Outside, in the area between the museum and the cliff, you will find totem poles of the Kwakiutl, Haida, and Gitxsan people as well as two Haida houses, one for the living and one for the dead. From here you get a good view of the main building of the museum, a unique design if ever there was one. If you like Erickson’s architectural style, you may be interested in visiting the Burnaby Mountain campus of the other major university in Vancouver, Simon Fraser University, whose main buildings were also designed by Erickson.

The Nitobe Memorial Garden is an authentic Japanese tea garden where visitors can stroll past waterfalls, rivers, islands, and mountains. The highlights are the delightfully pruned maples and cherries, and of course all paths lead to the teahouse. The cherry blossoms in April or May and the iris blooms in June are spectacular. The UBC Botanical Gardens and Centre for Plant Research was established in the 1960’s and is a 70-acre coastal forest with plants from temperate regions around the world. For rhododendron fans, the Asian Garden features more than 400 species, while traditional gardeners will enjoy the physic garden for medicinal herbs, which is planted around a sundial in a geometric design. The Food Garden attracts many visitors simply because of the name, and I think some people are genuinely disappointed that it contains espaliered fruit trees and the latest varieties of vegetables. In the autumn a week-long apple tasting festival is held here. The E.H. Lohbruner Alpine Garden is the largest alpine garden in North America. The UBC Rose Garden was completed in 1994 and is on top of an underground car park. On a clear day, you can see the mountains along Howe Sound for miles. From the Rose Garden the campus stretches along tree-lined roads with a pleasing mixture of older and newer buildings. One of these is the Chan Centre for the Performing Arts, a beautiful theatre that holds regular concerts of classical music featuring distinguished artists from around the world.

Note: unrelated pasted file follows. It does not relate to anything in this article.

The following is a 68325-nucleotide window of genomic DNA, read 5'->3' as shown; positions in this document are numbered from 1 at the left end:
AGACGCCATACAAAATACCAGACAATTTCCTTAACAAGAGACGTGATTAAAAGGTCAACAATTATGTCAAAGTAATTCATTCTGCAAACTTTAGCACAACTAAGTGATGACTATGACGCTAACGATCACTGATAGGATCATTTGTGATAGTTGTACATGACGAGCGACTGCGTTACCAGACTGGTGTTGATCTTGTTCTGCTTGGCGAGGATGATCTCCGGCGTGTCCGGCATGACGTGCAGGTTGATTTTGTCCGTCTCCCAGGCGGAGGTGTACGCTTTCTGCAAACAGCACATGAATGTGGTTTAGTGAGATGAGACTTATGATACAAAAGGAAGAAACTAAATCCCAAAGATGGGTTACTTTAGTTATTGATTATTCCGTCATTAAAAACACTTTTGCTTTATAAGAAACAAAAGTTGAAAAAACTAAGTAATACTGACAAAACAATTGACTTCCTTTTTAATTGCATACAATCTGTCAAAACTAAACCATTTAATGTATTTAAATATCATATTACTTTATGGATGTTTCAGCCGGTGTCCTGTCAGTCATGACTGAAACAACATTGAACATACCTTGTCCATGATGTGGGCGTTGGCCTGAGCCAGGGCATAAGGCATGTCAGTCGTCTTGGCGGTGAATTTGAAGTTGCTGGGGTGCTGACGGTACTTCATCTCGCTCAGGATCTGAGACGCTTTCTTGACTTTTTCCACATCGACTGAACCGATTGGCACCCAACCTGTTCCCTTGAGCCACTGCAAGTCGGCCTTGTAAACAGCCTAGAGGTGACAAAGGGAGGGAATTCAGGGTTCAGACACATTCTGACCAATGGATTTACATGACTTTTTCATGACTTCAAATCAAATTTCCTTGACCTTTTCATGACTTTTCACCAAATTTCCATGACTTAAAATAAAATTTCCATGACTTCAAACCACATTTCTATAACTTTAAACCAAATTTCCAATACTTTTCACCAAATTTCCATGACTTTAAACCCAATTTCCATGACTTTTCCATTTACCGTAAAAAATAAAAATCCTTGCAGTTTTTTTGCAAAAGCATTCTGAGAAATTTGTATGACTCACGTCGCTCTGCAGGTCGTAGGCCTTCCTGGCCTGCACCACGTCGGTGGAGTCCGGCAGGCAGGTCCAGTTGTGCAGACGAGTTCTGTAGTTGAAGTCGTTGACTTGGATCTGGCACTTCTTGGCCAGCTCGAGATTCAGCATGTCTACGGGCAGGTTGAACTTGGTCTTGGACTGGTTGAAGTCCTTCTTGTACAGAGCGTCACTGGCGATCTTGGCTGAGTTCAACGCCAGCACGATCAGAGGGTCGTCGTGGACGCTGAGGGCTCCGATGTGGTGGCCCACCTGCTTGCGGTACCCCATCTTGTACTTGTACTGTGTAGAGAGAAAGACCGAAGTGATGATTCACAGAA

Extract from – Ten Traveller’s Tales